Shake, Rattle and Hold (Available in Structural Engineering Special Issue Only)

by Chris P. Pantelides, P.E., (M.ASCE), Assoc. Prof.; Civ. & Envir. Engrg. Dept., Univ. of Utah, Salt Lake City, Utah,
Evert C. Lawton, P.E., (M.ASCE), Assoc. Prof.; Civ. & Envir. Engrg. Dept., Univ. of Utah, Salt Lake City, Utah,
Lawrence D. Reaveley, P.E., (M.ASCE), Prof.; Civ. & Envir. Engrg. Dept., Univ. of Utah, Salt Lake City, Utah,
Scott Merry, P.E., (M.ASCE), Asst. Prof.; Civ. & Envir. Engrg. Dept., Univ. of Utah, Salt Lake City, Utah,


Serial Information: Civil Engineering—ASCE, 1998, Vol. 68, Issue 12, Pg. 8A-11A


Document Type: Feature article

Abstract: In-situ lateral load tests of two bridge bents were conducted on Interstate 15 in Salt Lake City, Utah, to determine the strength and ductility of an existing concrete bridge and the improvements that can be achieved using a fiber reinforced plastic (FRP) composite retrofit. The design of the composite was developed based on rational guidelines for the columns, cap beam, and cap beam-column joints to provide a specific displacement ductility. Good correlation between analytical and experimental results was observed, which included the yield level of the members, the peak lateral load, and the location of plastic hinges. The composite strengthened the cap beam-column joints effectively for an increase in shear stresses of 35%. The retrofitted bent reached a displacement ductility of 10—twice that of the as-built bent— while the peak lateral load capacity was increased by 18%. The performance, response, and behavior of the pile foundation systems supporting the bridge bents, and the geopier foundation systems supporting the structural reaction frame, were monitored during the tests. Both types of foundation systems, which were subjected to large compressive, uplift, and lateral loads during the tests, performed well.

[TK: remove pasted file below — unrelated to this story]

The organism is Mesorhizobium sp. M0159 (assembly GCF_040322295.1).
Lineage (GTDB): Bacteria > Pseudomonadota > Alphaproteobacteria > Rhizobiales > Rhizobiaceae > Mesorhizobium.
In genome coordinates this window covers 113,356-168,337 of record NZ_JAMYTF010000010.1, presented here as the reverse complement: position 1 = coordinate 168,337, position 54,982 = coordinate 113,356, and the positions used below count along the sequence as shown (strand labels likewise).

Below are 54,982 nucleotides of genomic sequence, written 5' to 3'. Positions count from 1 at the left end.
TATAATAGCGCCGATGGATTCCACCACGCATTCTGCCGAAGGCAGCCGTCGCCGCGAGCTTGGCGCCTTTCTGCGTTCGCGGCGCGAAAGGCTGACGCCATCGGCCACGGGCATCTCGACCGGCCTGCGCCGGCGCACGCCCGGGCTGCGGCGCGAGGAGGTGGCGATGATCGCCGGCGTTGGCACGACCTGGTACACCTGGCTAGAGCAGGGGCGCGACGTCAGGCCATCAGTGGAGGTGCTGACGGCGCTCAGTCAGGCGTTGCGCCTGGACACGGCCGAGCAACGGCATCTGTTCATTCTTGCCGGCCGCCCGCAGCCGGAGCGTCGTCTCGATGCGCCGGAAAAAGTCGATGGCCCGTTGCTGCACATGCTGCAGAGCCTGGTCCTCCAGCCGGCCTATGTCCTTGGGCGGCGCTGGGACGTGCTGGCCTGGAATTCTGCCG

Subject Headings: Concrete bridges | Fiber reinforced plastics | Rehabilitation

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